- the Heartland

- the Rimland (same as Mackinder’s “inner or marginal crescent”)

- the Offshore Islands & Continents (similar to Mackinder’s “outer or insular crescent”)

“The Rimland” is a term particularly used by Spykman. His perspective is that the most strategic areas in the world are the densely populated eastern, western and southern edges of the Eurasian continent. Spykman criticises Mackinder for underlining the importance of the Heartland and for his preference for land power over sea power.[32] According to Spykman:[33]

“Who controls the Rimland rules Eurasia, who rules Eurasia controls the destinies of the world.”

[34]

Another important scholar who utilises maritime concepts in his IR analyses is John Mearsheimer. Mearsheimer is most known for his theory of ‘offensive realism’. According to this theory, the great powers aim for regional hegemony in an anarchic international system. For Mearsheimer, a state’s power is related to the strength of its military. For him, land force is the dominant military power in the modern era, and large bodies of water (oceans) limit the capabilities of land armies (he refers to this as the stopping power of water). Hence, because of the oceans, no country can become a world hegemon. As a result, the world is divided into different areas where there are major regional powers.[35]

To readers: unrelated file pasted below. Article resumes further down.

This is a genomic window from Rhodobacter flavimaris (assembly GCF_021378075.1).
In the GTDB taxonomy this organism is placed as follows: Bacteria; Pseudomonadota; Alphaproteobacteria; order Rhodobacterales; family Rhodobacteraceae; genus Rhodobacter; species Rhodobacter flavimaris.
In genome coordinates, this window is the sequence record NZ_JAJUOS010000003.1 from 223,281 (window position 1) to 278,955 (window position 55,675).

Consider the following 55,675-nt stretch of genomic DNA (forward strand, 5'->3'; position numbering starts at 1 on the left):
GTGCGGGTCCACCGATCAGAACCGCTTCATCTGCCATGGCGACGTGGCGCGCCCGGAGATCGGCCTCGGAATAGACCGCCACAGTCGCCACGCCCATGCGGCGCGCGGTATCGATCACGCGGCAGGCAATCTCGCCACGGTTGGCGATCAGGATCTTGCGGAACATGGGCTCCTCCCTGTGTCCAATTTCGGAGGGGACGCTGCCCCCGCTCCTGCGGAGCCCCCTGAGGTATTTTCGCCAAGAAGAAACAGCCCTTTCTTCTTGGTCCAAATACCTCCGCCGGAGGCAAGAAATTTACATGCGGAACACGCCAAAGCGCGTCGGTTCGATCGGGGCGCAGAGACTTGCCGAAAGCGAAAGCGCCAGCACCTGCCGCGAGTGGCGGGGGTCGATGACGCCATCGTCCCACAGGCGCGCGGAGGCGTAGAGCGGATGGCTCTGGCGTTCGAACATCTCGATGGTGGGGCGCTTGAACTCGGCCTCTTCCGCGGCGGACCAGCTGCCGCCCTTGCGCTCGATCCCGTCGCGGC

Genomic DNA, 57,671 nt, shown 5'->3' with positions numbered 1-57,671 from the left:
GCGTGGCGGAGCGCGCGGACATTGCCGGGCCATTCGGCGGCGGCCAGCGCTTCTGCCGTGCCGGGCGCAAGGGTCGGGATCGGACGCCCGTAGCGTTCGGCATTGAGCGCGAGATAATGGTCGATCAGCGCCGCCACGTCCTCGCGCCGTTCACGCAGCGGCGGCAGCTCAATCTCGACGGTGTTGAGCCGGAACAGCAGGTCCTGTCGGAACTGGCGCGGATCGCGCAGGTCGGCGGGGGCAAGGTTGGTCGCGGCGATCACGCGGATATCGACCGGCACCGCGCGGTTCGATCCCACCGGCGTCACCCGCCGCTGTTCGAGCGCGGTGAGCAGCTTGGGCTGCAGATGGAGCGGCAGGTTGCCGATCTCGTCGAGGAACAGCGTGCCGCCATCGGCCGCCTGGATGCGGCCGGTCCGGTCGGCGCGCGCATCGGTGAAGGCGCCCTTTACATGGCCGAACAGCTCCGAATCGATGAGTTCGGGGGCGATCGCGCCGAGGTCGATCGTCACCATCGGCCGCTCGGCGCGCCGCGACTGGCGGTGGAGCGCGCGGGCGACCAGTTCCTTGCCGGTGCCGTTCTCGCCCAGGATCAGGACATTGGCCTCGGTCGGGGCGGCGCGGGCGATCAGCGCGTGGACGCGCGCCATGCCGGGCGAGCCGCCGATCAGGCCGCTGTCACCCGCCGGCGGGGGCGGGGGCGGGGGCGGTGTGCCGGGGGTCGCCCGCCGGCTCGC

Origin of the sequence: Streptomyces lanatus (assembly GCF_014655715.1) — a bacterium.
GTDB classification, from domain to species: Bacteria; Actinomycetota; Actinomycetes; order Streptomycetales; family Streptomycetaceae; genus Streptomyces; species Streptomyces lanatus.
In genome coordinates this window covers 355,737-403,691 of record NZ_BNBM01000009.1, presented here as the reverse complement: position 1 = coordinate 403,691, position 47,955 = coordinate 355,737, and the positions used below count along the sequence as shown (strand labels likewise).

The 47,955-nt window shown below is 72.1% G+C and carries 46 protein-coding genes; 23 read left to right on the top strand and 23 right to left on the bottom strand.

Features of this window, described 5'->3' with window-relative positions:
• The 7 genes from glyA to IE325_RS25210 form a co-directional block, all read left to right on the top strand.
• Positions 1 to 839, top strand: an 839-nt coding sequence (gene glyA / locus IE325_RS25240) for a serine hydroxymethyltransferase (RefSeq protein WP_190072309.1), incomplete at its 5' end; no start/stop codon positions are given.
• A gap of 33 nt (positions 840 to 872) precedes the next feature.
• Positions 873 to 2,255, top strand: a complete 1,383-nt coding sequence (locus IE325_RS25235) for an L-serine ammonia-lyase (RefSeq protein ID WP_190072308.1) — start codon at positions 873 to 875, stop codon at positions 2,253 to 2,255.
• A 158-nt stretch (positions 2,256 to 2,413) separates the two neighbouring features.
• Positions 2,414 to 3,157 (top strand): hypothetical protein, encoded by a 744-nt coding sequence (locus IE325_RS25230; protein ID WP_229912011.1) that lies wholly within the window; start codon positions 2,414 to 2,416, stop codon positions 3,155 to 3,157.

Therefore, for Mearsheimer, the US should try to become the hegemon of the Western Hemisphere only. Also, it should stop the rise of a similar hegemon in the Eastern Hemisphere. Hence, the United States is an offshore-balancer. It may only balance the rise of a Eurasian hegemon. Offshore-balancing highlights withdrawal from onshore positions and underlines offshore capabilities on the three key geopolitical regions of the world: Europe, Northeast Asia and the Persian Gulf.[36]